Current understanding about how COVID-19 spreads is based largely on what is known about other similar coronaviruses. The virus is believed to spread primarily via person-to-person through respiratory droplets produced when an infected person coughs or sneezes. It also could be spread if people touch an object or surface with virus present from an infected person, and then touch their mouth, nose or eyes. Viral RNA has also been found in stool samples from infected patients, raising the possibility of transmission through the fecal/oral route.

Existing evidence suggests that SARS-CoV-2 is commonly spread by asymptomatic and presymptomatic transmission. A Feb. 21 report in JAMA details a case of an asymptomatic carrier who possibly infected 5 family members despite having normal chest computed tomography (CT) findings. In an outbreak at a long-term care skilled nursing facility in King County, Washington, 30% of residents tested positive for SARS-CoV-2; half of these were asymptomatic on the day of testing. In another study from China, the transmission rate from those with “undocumented” infections (asymptomatic or symptomatic but not meeting testing criteria) was lower but still significant, with an estimated transmission rate about half that of those with classical symptoms. Because undocumented infections are more common than current testing levels can account for, they may serve as a greater source of transmission than those of symptomatic carriers who have tested positive. The median duration of viral shedding in a study of 191 COVID-19 positive inpatients by RT-PCR was 20 days; the longest duration observed was 37 days. Li Wenliang, MD, the whistleblower ophthalmologist who sounded the initial alarms on the coronavirus, and later died from the disease, believed he was infected by an asymptomatic glaucoma patient. The sum of these reports points to asymptomatic and presymptomatic transmission as a significant source of spread.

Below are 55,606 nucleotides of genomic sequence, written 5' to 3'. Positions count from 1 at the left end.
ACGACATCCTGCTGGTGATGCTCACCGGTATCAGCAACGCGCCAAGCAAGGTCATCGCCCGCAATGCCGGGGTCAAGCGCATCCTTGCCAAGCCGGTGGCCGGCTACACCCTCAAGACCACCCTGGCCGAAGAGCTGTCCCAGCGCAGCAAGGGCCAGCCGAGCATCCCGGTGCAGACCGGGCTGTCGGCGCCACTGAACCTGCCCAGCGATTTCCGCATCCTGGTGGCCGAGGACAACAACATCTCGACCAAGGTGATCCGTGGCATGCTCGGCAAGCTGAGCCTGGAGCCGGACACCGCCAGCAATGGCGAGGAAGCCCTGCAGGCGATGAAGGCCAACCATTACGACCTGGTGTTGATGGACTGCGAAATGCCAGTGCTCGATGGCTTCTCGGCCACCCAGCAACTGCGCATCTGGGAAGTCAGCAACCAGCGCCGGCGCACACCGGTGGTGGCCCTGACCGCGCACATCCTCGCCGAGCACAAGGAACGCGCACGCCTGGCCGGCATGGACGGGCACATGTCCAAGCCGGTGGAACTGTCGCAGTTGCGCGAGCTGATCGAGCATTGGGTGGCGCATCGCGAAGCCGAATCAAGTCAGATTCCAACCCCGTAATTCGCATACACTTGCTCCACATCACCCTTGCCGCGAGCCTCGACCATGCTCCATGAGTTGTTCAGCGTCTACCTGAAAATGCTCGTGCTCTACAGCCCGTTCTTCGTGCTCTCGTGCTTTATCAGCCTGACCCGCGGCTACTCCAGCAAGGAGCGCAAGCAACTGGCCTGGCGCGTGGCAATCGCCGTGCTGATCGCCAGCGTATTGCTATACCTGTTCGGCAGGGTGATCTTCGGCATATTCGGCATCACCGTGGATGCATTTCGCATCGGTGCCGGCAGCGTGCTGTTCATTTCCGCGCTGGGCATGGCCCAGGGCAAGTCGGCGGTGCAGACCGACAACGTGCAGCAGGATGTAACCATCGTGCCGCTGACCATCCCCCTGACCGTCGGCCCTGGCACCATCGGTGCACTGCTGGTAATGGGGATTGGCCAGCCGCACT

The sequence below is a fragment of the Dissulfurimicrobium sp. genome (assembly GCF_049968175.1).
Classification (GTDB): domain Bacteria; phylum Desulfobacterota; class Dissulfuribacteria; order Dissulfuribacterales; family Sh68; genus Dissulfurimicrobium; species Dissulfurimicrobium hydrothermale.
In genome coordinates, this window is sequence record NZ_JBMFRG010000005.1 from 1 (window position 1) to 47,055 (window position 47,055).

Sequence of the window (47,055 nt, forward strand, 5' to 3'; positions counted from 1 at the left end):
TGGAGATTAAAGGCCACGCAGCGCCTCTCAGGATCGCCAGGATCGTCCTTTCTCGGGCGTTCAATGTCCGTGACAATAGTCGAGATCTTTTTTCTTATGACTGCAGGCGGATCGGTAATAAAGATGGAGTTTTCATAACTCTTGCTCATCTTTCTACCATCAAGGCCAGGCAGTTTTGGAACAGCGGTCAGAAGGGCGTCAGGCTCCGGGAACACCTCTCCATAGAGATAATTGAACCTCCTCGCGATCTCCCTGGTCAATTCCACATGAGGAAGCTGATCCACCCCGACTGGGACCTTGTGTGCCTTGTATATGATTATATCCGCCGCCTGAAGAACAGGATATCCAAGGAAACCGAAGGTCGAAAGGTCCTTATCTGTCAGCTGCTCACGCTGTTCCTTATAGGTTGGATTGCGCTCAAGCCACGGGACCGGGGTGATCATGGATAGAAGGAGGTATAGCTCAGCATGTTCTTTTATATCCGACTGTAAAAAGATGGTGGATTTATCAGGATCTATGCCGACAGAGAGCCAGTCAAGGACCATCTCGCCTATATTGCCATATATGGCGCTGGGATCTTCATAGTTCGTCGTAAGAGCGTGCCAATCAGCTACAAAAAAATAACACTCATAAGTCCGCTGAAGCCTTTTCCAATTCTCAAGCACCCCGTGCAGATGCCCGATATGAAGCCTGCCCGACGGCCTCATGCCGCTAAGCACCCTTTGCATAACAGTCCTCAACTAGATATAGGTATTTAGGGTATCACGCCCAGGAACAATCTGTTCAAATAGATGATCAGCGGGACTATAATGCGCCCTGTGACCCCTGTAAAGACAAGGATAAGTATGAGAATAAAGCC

Environmental contamination by SARS-CoV-2 is another cause for concern. In a study published in the New England Journal of Medicine, scientists were able to detect viable SAR-CoV-2 in aerosols up to 3 hours post-aerosolization, although in an experimental setup lacking any ventilation, and not necessarily reflecting how the virus behaves in real-life conditions. The study also found infectious virus could survive up to 24 hours on cardboard, up to 4 hours on copper, and up to 2 to 3 days on plastic and stainless steel. In another study by the CDC of the cruise ship outbreaks of COVID-19, SARS-CoV-2 RNA (not necessarily indicating infectious virus) was identified on various surfaces within cabins of passengers who tested positive, for up to 17 days after they disembarked the ship.

In a report from the University of Nebraska, the authors used RT-PCR to test room air, personal articles and environmental surfaces for SARS-CoV-2 in the hospital rooms of COVID-19 patients. They found evidence of viral RNA throughout the rooms—even on windowsills and in ambient air. However, infectious virus could not be cultured from air samplers. These data emphasize the need to use personal protective equipment (PPE) meticulously, per local guidelines, and to remain vigilant in handwashing and disinfecting surfaces and materials possibly contaminated by respiratory secretions from infected patients.